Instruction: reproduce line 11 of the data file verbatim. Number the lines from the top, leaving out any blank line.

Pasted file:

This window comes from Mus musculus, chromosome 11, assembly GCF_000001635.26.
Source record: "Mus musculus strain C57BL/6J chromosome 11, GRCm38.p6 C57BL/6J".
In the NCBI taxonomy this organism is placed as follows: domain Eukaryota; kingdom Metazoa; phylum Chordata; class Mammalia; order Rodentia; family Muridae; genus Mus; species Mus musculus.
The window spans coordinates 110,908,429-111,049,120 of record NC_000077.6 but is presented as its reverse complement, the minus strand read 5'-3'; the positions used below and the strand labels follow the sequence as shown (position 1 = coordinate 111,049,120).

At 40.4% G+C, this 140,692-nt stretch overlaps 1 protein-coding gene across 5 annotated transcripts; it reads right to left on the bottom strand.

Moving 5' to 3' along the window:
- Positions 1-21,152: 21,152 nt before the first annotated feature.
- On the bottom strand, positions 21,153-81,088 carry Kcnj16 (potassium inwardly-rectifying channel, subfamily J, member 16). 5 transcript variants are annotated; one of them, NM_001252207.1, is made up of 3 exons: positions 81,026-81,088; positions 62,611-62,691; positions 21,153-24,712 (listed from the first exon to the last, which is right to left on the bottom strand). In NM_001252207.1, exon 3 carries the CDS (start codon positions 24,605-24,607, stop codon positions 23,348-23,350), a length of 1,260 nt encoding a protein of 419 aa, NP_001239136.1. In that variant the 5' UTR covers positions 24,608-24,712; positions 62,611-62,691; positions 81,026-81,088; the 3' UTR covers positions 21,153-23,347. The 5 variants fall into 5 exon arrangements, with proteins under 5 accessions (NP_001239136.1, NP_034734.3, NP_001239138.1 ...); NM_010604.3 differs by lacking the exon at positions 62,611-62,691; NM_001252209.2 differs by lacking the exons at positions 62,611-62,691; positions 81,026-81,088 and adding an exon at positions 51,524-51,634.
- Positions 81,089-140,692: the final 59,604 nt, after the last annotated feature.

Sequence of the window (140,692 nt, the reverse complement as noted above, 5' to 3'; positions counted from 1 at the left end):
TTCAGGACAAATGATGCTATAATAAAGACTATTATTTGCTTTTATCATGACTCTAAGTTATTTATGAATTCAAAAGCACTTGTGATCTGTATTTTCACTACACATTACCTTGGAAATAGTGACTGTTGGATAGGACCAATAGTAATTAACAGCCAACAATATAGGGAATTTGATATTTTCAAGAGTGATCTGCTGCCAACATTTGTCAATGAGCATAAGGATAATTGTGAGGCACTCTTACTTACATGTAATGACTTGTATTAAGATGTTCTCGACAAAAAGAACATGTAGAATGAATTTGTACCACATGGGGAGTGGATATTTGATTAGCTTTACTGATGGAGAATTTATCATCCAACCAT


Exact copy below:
TTCAGGACAAATGATGCTATAATAAAGACTATTATTTGCTTTTATCATGACTCTAAGTTATTTATGAATTCAAAAGCACTTGTGATCTGTATTTTCACTACACATTACCTTGGAAATAGTGACTGTTGGATAGGACCAATAGTAATTAACAGCCAACAATATAGGGAATTTGATATTTTCAAGAGTGATCTGCTGCCAACATTTGTCAATGAGCATAAGGATAATTGTGAGGCACTCTTACTTACATGTAATGACTTGTATTAAGATGTTCTCGACAAAAAGAACATGTAGAATGAATTTGTACCACATGGGGAGTGGATATTTGATTAGCTTTACTGATGGAGAATTTATCATCCAACCAT